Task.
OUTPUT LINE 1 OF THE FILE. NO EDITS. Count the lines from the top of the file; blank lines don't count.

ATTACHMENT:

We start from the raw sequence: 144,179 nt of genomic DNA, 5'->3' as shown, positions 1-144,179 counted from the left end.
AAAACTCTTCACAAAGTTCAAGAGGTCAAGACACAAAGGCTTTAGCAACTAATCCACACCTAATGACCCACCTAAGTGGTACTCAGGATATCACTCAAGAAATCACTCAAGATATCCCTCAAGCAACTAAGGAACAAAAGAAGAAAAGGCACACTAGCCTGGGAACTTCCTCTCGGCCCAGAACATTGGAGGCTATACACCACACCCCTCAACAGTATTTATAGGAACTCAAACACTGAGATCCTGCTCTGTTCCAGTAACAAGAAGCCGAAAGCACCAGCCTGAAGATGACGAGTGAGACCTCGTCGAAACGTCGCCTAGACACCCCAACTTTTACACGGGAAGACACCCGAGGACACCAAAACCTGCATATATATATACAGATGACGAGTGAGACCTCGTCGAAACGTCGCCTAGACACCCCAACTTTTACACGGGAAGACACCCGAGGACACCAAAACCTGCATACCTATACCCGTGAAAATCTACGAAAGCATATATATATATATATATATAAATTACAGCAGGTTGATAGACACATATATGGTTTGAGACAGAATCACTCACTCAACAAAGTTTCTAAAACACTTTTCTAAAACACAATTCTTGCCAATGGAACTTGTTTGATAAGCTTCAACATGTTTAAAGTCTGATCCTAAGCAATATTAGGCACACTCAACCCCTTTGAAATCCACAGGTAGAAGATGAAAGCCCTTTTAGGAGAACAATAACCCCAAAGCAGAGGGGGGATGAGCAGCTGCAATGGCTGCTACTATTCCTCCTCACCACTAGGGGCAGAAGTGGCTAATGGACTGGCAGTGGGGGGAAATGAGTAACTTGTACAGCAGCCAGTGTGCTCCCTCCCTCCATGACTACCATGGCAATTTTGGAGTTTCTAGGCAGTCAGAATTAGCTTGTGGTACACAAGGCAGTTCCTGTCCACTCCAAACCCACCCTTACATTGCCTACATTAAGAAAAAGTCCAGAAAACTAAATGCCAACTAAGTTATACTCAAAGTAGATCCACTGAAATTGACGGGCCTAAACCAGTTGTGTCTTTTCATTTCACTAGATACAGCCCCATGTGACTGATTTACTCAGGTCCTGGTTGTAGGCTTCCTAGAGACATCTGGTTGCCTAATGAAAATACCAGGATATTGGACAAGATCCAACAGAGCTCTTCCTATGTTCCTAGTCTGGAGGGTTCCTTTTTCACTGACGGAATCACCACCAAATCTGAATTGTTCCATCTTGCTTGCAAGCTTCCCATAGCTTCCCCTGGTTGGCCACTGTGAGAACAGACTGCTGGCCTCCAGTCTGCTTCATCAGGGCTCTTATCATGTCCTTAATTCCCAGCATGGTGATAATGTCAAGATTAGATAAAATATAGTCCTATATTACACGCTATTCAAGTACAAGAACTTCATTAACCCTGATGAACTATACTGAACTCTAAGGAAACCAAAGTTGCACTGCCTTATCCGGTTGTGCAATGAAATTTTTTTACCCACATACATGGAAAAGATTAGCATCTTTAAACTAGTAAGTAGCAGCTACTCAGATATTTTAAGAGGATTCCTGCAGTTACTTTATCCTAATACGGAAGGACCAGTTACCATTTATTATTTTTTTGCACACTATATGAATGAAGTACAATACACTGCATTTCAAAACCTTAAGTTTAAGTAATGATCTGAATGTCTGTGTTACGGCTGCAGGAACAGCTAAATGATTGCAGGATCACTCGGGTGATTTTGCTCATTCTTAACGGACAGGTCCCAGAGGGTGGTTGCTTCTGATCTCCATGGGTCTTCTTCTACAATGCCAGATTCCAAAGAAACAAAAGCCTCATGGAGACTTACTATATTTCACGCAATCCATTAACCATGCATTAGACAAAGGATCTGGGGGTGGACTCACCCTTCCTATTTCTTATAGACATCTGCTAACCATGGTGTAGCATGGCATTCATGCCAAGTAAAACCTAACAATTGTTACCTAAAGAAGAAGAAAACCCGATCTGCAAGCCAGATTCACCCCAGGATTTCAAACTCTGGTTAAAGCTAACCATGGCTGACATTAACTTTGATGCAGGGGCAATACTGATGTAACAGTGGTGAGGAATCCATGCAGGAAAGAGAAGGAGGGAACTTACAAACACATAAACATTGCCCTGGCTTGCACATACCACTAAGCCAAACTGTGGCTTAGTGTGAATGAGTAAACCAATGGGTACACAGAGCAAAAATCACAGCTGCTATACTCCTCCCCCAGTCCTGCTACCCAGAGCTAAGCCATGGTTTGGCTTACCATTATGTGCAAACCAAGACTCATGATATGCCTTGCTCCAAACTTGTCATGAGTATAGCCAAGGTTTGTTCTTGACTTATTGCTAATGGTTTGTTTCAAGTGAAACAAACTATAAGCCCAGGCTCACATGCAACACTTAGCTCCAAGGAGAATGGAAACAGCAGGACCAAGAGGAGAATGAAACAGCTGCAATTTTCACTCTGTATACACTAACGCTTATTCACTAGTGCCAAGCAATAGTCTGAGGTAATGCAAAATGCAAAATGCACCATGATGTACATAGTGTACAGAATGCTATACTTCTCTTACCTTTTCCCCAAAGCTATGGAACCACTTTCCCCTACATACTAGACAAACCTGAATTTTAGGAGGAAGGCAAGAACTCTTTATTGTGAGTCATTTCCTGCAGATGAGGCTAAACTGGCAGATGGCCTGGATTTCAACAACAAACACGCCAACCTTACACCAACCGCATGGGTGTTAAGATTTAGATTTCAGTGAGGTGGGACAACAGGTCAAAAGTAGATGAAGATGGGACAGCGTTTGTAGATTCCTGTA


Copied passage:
We start from the raw sequence: 144,179 nt of genomic DNA, 5'->3' as shown, positions 1-144,179 counted from the left end.